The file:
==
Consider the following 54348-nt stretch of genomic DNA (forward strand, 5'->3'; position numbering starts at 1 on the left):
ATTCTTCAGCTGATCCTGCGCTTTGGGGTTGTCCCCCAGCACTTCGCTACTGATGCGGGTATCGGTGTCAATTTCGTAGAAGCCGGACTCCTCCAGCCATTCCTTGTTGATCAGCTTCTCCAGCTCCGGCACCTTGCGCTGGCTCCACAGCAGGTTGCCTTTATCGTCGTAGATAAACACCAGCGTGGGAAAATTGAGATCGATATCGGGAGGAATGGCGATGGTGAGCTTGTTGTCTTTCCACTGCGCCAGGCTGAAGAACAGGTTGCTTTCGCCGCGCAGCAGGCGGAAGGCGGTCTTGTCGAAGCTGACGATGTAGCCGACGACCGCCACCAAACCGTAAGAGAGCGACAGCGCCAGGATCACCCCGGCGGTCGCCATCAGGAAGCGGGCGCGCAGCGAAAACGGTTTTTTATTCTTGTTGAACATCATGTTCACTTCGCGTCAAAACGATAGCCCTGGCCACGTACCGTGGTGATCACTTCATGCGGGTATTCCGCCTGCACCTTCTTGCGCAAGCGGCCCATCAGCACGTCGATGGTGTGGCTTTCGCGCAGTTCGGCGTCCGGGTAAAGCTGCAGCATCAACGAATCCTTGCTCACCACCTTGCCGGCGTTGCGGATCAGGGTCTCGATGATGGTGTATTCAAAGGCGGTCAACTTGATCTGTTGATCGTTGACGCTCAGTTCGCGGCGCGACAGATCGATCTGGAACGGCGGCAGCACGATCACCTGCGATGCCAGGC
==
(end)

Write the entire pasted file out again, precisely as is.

Consider the following 54348-nt stretch of genomic DNA (forward strand, 5'->3'; position numbering starts at 1 on the left):
ATTCTTCAGCTGATCCTGCGCTTTGGGGTTGTCCCCCAGCACTTCGCTACTGATGCGGGTATCGGTGTCAATTTCGTAGAAGCCGGACTCCTCCAGCCATTCCTTGTTGATCAGCTTCTCCAGCTCCGGCACCTTGCGCTGGCTCCACAGCAGGTTGCCTTTATCGTCGTAGATAAACACCAGCGTGGGAAAATTGAGATCGATATCGGGAGGAATGGCGATGGTGAGCTTGTTGTCTTTCCACTGCGCCAGGCTGAAGAACAGGTTGCTTTCGCCGCGCAGCAGGCGGAAGGCGGTCTTGTCGAAGCTGACGATGTAGCCGACGACCGCCACCAAACCGTAAGAGAGCGACAGCGCCAGGATCACCCCGGCGGTCGCCATCAGGAAGCGGGCGCGCAGCGAAAACGGTTTTTTATTCTTGTTGAACATCATGTTCACTTCGCGTCAAAACGATAGCCCTGGCCACGTACCGTGGTGATCACTTCATGCGGGTATTCCGCCTGCACCTTCTTGCGCAAGCGGCCCATCAGCACGTCGATGGTGTGGCTTTCGCGCAGTTCGGCGTCCGGGTAAAGCTGCAGCATCAACGAATCCTTGCTCACCACCTTGCCGGCGTTGCGGATCAGGGTCTCGATGATGGTGTATTCAAAGGCGGTCAACTTGATCTGTTGATCGTTGACGCTCAGTTCGCGGCGCGACAGATCGATCTGGAACGGCGGCAGCACGATCACCTGCGATGCCAGGC